The Philippine government led the pro-JPEPA charge, unleashing its money and influence in an aggressive campaign for Senate ratification the likes of which we have not seen, probably since the failed campaign to get the Senate approval of the US Bases. Groups opposing JPEPA put up a gallant fight, maximizing whatever space was available- inside the halls of the Senate or out on the streets, in order to let the public know how lopsided the deal is and how toxic it would be to the environment and the economy. The Senate finally approved JPEPA on December 8, 2008. The approval however has triggered a call for reforms in the trade negotiations and policy making processes.
Another major front in the campaign against unjust trade deals is the continuing campaign against a comprehensive region to region trade agreement between the EU and ASEAN. In an attempt to fast track the EU-ASEAN FTA negotiations, four “exchange of views” meetings were held last year. These talks however failed to generate the needed momentum prompting the increasingly frustrated EU to announce a possible shift to a bilateral approach to the negotiations. The EU has been known in the past to employ such tactics in order to achieve its goals in trade negotiations. Just last year, it threw out the prospects of a regional deal with the Community of Andean Nations (CAN) opting instead to move ahead with bilateral deals with Peru and Colombia, sidestepping the opposition of Bolivia and Ecuador.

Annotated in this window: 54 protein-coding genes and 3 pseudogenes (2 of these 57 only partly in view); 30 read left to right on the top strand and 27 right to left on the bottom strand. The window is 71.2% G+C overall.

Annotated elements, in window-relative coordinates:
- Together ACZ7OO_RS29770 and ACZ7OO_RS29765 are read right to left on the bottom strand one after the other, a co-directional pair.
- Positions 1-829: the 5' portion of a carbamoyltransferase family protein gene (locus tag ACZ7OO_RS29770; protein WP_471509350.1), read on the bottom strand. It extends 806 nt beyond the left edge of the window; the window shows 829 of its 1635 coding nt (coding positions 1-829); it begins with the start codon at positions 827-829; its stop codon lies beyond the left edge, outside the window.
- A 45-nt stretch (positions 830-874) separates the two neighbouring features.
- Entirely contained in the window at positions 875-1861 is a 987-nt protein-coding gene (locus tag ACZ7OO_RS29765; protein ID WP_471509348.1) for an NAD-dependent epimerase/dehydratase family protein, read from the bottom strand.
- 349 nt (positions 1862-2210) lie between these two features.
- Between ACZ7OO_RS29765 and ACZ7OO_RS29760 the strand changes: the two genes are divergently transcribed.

Whether or not the EU will make good its threat to go bilateral with ASEAN is something that should be closely monitored this year, especially in the wake of ASEAN’s own assertions of regional unity with the historic adoption of the ASEAN Charter.